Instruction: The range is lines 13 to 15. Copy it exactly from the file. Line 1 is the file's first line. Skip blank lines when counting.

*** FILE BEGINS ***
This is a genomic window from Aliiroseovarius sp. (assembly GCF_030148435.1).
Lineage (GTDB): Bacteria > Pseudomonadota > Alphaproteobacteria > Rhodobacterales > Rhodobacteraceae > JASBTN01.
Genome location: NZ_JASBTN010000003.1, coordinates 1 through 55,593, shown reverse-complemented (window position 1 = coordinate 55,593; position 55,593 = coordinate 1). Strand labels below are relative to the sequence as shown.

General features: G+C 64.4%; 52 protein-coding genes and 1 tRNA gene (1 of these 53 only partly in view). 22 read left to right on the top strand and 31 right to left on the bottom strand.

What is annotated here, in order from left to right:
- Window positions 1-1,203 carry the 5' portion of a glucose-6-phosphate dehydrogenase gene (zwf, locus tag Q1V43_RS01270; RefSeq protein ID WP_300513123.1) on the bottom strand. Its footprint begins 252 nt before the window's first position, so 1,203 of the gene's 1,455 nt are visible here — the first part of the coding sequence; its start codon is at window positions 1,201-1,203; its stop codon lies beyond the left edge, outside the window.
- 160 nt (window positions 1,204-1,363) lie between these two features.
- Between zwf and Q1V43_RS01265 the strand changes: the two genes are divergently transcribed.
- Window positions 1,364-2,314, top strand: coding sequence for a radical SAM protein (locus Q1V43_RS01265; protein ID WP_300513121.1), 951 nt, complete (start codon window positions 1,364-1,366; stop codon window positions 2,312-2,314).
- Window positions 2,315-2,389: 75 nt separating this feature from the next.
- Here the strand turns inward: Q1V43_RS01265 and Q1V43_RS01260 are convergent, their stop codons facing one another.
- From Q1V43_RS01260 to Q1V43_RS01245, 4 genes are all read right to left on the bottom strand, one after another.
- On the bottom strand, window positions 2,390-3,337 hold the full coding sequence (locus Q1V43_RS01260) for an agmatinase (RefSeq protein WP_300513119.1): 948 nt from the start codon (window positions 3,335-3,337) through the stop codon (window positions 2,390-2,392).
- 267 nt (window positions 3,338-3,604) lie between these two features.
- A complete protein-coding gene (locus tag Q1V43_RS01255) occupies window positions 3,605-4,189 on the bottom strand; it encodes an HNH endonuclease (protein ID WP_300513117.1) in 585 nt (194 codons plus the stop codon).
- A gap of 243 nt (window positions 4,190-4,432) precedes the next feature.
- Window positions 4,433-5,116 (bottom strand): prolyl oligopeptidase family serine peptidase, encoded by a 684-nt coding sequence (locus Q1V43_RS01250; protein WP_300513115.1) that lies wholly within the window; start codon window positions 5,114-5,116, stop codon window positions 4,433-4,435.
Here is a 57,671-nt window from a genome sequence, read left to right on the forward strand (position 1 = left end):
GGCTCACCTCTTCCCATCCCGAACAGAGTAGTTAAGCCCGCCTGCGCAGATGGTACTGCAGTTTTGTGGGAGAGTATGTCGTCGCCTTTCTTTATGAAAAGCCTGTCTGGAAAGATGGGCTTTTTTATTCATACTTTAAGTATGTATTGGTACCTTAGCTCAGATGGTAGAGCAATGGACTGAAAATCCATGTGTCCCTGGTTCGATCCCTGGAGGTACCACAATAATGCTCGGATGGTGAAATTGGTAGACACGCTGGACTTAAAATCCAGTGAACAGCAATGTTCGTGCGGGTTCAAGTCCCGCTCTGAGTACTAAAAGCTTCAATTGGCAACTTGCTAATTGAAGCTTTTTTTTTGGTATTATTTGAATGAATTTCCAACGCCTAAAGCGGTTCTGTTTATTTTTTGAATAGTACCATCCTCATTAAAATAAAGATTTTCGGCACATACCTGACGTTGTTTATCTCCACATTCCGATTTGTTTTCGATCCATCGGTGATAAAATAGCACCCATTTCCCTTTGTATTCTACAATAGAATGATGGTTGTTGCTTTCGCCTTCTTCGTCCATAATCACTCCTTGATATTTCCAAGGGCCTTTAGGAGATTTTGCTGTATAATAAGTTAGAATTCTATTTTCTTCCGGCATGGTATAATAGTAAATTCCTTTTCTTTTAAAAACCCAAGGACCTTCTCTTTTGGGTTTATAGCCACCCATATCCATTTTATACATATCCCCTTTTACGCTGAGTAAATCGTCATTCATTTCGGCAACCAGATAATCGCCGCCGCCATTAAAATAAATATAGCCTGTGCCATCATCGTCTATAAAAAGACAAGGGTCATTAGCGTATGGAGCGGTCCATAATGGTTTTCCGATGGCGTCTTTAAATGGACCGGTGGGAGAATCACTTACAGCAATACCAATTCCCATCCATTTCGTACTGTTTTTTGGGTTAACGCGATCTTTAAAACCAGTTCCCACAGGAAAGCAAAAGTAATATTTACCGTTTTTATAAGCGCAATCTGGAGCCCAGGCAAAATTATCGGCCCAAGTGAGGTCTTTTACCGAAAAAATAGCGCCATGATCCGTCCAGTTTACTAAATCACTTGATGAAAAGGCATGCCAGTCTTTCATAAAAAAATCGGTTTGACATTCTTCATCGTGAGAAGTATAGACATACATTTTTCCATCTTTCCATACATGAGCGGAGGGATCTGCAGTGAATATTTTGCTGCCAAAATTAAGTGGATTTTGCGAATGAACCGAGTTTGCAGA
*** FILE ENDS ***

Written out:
- On the bottom strand, window positions 2,390-3,337 hold the full coding sequence (locus Q1V43_RS01260) for an agmatinase (RefSeq protein WP_300513119.1): 948 nt from the start codon (window positions 3,335-3,337) through the stop codon (window positions 2,390-2,392).
- 267 nt (window positions 3,338-3,604) lie between these two features.
- A complete protein-coding gene (locus tag Q1V43_RS01255) occupies window positions 3,605-4,189 on the bottom strand; it encodes an HNH endonuclease (protein ID WP_300513117.1) in 585 nt (194 codons plus the stop codon).